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Thread: Weird question regarding camera getting it very wrong

  1. #1
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    Weird question regarding camera getting it very wrong

    Hi all,

    Canon 6D, Canon 24-105mm F4

    I have a bit of a weird question. On the weekend my fiance and I went to some old settler's village here in Sydney, Australia to shoot some photos. I usually use my camera on auto ISO when using TV or AV mode. I was shooting an old abandoned house with a stormy sky behind it. It wasn't dark that day, just overcast a bit. The weird thing is when I went to focus on the house I was on F4.0 as I was using my 24-105mm. When I focused on the house it went to 100 ISO and 1/4000 shutter speed. Needless to say the photos looked very, very dark. I tried a few shots and the same thing happened. I went changed the ISO to 800 and the shutter speed still went to 1/4000. I turned around to take a photo of the orchards under the same sky and the camera functioned perfectly on auto ISO, but back again towards the house and it went out of whack again.

    I was able to get some good shots when I switched to manual and made all the settings myself (4.0, 125ms, ISO 800) but in auto ISO and even with the camera on 800 ISO it still went to some incredibly fast shutter speed and made the whole photo look pitch black.

    I also turned off auto lighting optimiser but still no luck.

    Any ideas what could cause this? I'm happy to shoot in manual for this kind of thing if I can but I was hoping to be able to use AV mode especially if I'm in a hurry (ie with a fiance getting bored pretty quickly.

  2. #2
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    My first guess is metering and how you set it up.
    Most likely the camera was metering off of the background sky not the building.
    If that is the case though once you shot the building correctly your background sky or some part of the picture should be completely blown out.

    Edit: My guess is you are using Evaluative or Center Weighted.
    Last edited by HDNitehawk; 02-21-2016 at 11:50 PM.

  3. #3
    Senior Member Dave Throgmartin's Avatar
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    I personally like center weighted, but it's necessary to watch the histogram like you did.

    Can you post the image?

    Dave

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    I'll load it up into Lightroom at work and upload it.

    What kind of metering should I use in these instances? I think it was evaluative

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    Oh, and I wasn't watching the histogram, I still don't know how to read it properly

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    Spot maybe in that one instance. But there is no right answer, only that you know what the camera is doing and pick the one that works for you.
    I keep mine on spot metering because it suits me. But that might give me the opposite problem in that if I do not pay attention it blows out the background.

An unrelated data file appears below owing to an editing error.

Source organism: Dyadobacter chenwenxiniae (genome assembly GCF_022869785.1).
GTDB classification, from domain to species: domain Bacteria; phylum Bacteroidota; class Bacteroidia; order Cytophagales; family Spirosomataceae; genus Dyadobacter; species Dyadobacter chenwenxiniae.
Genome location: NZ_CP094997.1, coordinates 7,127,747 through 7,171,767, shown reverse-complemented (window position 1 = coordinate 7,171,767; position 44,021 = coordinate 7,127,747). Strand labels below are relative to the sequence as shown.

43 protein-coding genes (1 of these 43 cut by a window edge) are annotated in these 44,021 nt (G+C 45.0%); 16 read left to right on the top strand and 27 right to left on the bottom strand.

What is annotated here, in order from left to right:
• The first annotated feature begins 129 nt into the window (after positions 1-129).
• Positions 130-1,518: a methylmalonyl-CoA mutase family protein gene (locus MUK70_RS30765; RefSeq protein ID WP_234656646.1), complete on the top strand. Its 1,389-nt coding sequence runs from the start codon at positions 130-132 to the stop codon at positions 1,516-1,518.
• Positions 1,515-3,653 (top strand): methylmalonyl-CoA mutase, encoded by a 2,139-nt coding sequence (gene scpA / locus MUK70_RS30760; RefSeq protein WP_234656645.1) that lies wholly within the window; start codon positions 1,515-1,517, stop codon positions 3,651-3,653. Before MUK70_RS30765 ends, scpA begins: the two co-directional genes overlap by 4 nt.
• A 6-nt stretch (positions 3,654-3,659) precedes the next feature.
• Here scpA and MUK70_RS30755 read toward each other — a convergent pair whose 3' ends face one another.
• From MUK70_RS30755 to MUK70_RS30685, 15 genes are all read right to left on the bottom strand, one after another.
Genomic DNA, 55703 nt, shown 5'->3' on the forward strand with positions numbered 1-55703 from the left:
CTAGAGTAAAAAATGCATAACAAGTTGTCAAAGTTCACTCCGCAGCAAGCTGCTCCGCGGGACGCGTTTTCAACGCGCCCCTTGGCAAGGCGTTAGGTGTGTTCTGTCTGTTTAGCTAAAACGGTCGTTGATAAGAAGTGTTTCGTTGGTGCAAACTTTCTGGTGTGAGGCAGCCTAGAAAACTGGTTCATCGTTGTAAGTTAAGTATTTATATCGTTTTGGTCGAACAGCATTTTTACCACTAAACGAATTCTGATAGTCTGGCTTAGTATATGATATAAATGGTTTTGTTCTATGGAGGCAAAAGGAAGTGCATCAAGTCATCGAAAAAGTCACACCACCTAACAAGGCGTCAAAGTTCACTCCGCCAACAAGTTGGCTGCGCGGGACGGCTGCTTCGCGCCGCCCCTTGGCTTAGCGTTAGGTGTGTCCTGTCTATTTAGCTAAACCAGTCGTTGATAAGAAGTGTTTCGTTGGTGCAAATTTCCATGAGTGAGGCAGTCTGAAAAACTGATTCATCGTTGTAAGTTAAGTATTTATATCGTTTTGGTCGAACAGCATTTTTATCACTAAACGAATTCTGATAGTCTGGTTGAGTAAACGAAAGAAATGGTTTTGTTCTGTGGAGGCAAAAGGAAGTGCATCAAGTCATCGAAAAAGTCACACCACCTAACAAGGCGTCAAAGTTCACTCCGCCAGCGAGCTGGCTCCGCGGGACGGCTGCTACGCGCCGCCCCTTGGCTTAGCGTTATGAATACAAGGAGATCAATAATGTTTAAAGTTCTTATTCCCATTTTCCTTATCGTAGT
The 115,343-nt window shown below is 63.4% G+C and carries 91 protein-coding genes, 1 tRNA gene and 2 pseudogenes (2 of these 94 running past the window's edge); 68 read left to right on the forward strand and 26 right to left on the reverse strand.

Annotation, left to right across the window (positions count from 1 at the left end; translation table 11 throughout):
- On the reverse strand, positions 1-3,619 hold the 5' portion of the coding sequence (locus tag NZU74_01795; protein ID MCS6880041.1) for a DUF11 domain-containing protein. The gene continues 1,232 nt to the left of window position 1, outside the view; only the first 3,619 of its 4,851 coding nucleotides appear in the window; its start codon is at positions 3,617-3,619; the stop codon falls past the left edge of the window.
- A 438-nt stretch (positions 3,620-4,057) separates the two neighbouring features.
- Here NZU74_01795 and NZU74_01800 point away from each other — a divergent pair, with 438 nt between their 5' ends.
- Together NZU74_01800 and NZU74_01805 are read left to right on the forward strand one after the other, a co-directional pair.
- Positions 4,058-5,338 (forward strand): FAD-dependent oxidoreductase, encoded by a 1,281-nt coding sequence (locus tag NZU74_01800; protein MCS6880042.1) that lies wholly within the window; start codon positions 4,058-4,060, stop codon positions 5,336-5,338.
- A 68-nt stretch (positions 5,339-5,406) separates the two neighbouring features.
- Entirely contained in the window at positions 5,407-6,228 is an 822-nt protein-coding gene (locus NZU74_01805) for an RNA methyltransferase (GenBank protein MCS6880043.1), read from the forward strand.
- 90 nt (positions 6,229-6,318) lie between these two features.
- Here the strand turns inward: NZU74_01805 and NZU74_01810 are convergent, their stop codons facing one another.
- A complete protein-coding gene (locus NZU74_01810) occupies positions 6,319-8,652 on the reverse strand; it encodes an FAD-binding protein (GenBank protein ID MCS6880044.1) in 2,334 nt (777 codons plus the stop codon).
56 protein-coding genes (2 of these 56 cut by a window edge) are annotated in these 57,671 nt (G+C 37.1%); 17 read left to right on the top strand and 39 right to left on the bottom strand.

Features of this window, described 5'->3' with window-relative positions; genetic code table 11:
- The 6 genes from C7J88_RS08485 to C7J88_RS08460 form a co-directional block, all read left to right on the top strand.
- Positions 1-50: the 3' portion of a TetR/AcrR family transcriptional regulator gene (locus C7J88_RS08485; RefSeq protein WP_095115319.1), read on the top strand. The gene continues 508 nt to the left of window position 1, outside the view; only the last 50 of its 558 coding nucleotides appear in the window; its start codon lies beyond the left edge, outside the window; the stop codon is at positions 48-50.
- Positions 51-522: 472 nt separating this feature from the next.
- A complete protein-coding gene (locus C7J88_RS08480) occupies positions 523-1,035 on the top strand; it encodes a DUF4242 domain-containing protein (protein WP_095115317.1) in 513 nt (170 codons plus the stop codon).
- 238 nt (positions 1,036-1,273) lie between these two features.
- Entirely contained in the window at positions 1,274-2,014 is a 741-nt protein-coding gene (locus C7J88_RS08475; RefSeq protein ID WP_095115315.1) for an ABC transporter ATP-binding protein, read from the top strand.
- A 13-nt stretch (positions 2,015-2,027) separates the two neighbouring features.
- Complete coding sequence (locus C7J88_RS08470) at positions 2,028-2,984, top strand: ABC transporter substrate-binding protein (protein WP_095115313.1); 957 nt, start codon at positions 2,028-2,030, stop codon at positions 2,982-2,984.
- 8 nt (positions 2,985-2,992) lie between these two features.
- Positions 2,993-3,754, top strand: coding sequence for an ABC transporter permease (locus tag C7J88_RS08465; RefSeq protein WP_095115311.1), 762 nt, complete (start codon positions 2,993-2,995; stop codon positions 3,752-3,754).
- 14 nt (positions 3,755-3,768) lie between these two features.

I know this so if I am shooting landscape I stick with manual mode, meter the background with spot and meter the subject then decide what exposure I want.
    Evaluative is supposed to sort that out for you.

  7. #7
    Senior Member Dave Throgmartin's Avatar
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    Quote Originally Posted by Squidy View Post
    Oh, and I wasn't watching the histogram, I still don't know how to read it properly
    re: histogram

    http://www.bhphotovideo.com/explora/...eras-histogram

    I prefer center weighted because it is predictable. Evaluate uses an algorithm to try and predict what the proper exposure is. If what I'm getting doesn't match my expectations I dial in EV compensation or put in manual mode.

    Dave

  8. #8
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    http://i.imgur.com/o44n28u.jpg

    This is the image, it's F4.0, ISO 100 (selected by auto iso) and 1/4000

    And apologies about the watermark, I forgot to turn that feature off
    Last edited by Squidy; 02-22-2016 at 12:54 AM.

  9. #9
    Super Moderator Kayaker72's Avatar
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    Weird question regarding camera getting it very wrong

    Sky is exposed properly and is the majority of the frame. My guess is evaluative and it grabbed the sky.

    https://photographersconnection.com/...etering-modes/

    Btw, one of the features I am hoping flows down from the 1d series to the 5D IV is exposure tracking to the AF point.
    Last edited by Kayaker72; 02-22-2016 at 01:21 AM.

  10. #10
    Senior Member Dave Throgmartin's Avatar
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    That's a really tough scene. This one might beg for HDR - the shot you have here exposed for the sky and another with the house/ground exposed properly.

    As is, for this image to work out it would appear to require a significant brightening of the house/ground.

    Dave

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